free delivery on all mainland uk orders over £45 / Get your order next working day by selecting express delivery

Your Basket

Your your basket is currently empty

Subtotal
£
Taxes and shipping calculated at checkout Checkout

Project Seagrass + Rooster®




A Pattern for change

 

 

5% OF ALL SEAGRASS PATTERNED PRODUCT SALES FROM ROOSTER® GO DIRECTLY TO PROJECT SEAGRASS, FUNDING SEAGRASS BED RESTORATION AND CONSERVATION

As part of our mission to improve our impact on the water, alongside our Seagrass pattern launch, we are donating 5% of all seagrass product sales to globally operating charity Project Seagrass. Project Seagrass is committed to the conservation of seagrass ecosystems and ensuring that the benefits they provide communities are sustained now and for the future.

 

 

The seagrass species Posidonia oceanica plays a role in removing microplastics from the ocean
The seagrass species Posidonia oceanica plays a role in removing microplastics from the ocean
 

 

Why Seagrass?

Seagrass meadows are critical to the survival of every living thing on Earth. Seagrasses produce oxygen, clean our coastal water, absorb greenhouse gas emissions, and help to keep our ocean healthy which stabilises the climate —both globally and locally. Not to mention, seagrass supports or provides habitat for 1000’s of species of fish, invertebrates, birds, reptiles and mammals, and supports the livelihoods for millions of people.

Seagrass beds act as nursery areas, providing protection for juvenile fish including commercially important species. They also host a variety of invertebrates, worms and shellfish, and provide a valuable food source for grazing wildfowl. The two native species of seahorse are also shown to have a strong association with seagrass in the southern UK. Seagrass meadows can also reduce seabed erosion as their roots bind the sediment in place, helping to defend the coastline.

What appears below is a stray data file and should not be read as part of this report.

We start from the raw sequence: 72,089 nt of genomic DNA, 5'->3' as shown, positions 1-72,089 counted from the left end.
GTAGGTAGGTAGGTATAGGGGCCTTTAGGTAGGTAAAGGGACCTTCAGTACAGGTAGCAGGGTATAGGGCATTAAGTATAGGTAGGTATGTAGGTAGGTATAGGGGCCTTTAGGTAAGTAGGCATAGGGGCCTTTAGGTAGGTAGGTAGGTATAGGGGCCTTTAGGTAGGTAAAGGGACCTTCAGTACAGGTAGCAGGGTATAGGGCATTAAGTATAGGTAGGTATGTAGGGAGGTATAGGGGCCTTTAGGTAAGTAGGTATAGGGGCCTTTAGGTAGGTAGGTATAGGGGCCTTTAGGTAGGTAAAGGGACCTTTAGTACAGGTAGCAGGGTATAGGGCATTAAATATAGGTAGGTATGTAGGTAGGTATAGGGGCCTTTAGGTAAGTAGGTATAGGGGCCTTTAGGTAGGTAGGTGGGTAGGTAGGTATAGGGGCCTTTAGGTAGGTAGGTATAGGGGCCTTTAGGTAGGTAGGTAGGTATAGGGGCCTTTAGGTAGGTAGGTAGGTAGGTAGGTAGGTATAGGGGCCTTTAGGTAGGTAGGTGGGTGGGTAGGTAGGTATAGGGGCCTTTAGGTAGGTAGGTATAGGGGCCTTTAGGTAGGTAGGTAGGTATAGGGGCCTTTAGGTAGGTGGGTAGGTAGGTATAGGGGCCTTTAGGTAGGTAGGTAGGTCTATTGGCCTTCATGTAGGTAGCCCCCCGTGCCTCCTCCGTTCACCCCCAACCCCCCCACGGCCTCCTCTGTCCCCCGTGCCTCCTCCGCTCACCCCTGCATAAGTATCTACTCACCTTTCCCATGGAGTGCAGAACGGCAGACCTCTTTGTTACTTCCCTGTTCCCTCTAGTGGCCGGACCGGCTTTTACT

Boating Threatens Seagrass

 

Careless boating practices can result in damage to seagrass beds such as prop scarring and blow outs. Damage may only take seconds to create, but seagrass recovery takes years, resulting in environmental and economic losses. Below are some of the ways that boats have been known to damage seagrass:

 

 

 

VESSEL GROUNDING If this occurs on a seagrass bed it can uproot the plants, damaging the bed in localised areas. Stay in deeper water, avoid going near shallower areas where seagrass is likely to be.
PROPELLER WASH

Scouring of the seabed and disturbance from wash can damage, dislodge and smother plants. In areas of heavy boat traffic this can lead to clearly visible scarring of the seagrass bed. Use a push pole or trolling motor in shallow water to avoid possibly shredding the seagrass’ roots. If you are leaving a muddy trail behind your boat, you are probably cutting seagrass so go back the way you came, using a pole instead of the engine.

ANCHORING Anchoring, dragging and boat wash can all have a negative effect on the seabed. Frequently used anchorages can often suffer from denuding and scarring. Familiarise yourself with the local waters and know where seagrass is so you stay clear of it.
MOORING Fixed moorings within seagrass beds can cause scarring and scouring and a reduction in the levels of marine life supported by the sediment as the chain drags on the seabed at low tide..

 

If you live near the coast or along a river, be careful when applying fertilisers and pesticides to your lawn.

 

 

Seagrass habitats are vital for supporting ocean biodiversity. 

 Where Are the Seagrass Beds?

Seagrass Spotter is a conservation and education tool for tracking seagrass meadows around the globe. Help us conserve our coastlines by uploading your own seagrass sightings.

 

 



Learn More ABout Project Seagrass


Read the Project Seagrass Blog